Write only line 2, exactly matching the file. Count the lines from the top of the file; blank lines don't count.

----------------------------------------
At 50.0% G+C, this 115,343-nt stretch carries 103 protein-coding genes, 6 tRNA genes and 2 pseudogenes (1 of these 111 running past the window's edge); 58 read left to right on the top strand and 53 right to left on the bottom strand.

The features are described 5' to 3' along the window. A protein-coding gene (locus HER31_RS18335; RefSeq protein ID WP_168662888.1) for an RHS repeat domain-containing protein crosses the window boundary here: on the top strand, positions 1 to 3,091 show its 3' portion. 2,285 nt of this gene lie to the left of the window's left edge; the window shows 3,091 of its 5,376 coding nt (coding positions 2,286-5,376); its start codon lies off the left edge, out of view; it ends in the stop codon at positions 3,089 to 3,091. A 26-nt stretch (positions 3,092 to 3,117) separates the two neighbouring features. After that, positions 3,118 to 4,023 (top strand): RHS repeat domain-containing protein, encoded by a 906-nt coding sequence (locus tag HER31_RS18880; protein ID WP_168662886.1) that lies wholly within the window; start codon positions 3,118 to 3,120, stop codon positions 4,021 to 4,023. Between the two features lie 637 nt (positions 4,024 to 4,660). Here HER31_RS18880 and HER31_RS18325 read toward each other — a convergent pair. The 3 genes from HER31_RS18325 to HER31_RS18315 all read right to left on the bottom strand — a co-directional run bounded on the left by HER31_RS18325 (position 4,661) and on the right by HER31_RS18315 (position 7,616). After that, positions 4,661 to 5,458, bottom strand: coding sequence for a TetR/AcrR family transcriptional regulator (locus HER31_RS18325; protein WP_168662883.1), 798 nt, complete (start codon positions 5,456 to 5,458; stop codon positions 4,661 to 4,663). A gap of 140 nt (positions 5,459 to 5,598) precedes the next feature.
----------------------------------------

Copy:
The features are described 5' to 3' along the window. A protein-coding gene (locus HER31_RS18335; RefSeq protein ID WP_168662888.1) for an RHS repeat domain-containing protein crosses the window boundary here: on the top strand, positions 1 to 3,091 show its 3' portion. 2,285 nt of this gene lie to the left of the window's left edge; the window shows 3,091 of its 5,376 coding nt (coding positions 2,286-5,376); its start codon lies off the left edge, out of view; it ends in the stop codon at positions 3,089 to 3,091. A 26-nt stretch (positions 3,092 to 3,117) separates the two neighbouring features. After that, positions 3,118 to 4,023 (top strand): RHS repeat domain-containing protein, encoded by a 906-nt coding sequence (locus tag HER31_RS18880; protein ID WP_168662886.1) that lies wholly within the window; start codon positions 3,118 to 3,120, stop codon positions 4,021 to 4,023. Between the two features lie 637 nt (positions 4,024 to 4,660). Here HER31_RS18880 and HER31_RS18325 read toward each other — a convergent pair. The 3 genes from HER31_RS18325 to HER31_RS18315 all read right to left on the bottom strand — a co-directional run bounded on the left by HER31_RS18325 (position 4,661) and on the right by HER31_RS18315 (position 7,616). After that, positions 4,661 to 5,458, bottom strand: coding sequence for a TetR/AcrR family transcriptional regulator (locus HER31_RS18325; protein WP_168662883.1), 798 nt, complete (start codon positions 5,456 to 5,458; stop codon positions 4,661 to 4,663). A gap of 140 nt (positions 5,459 to 5,598) precedes the next feature.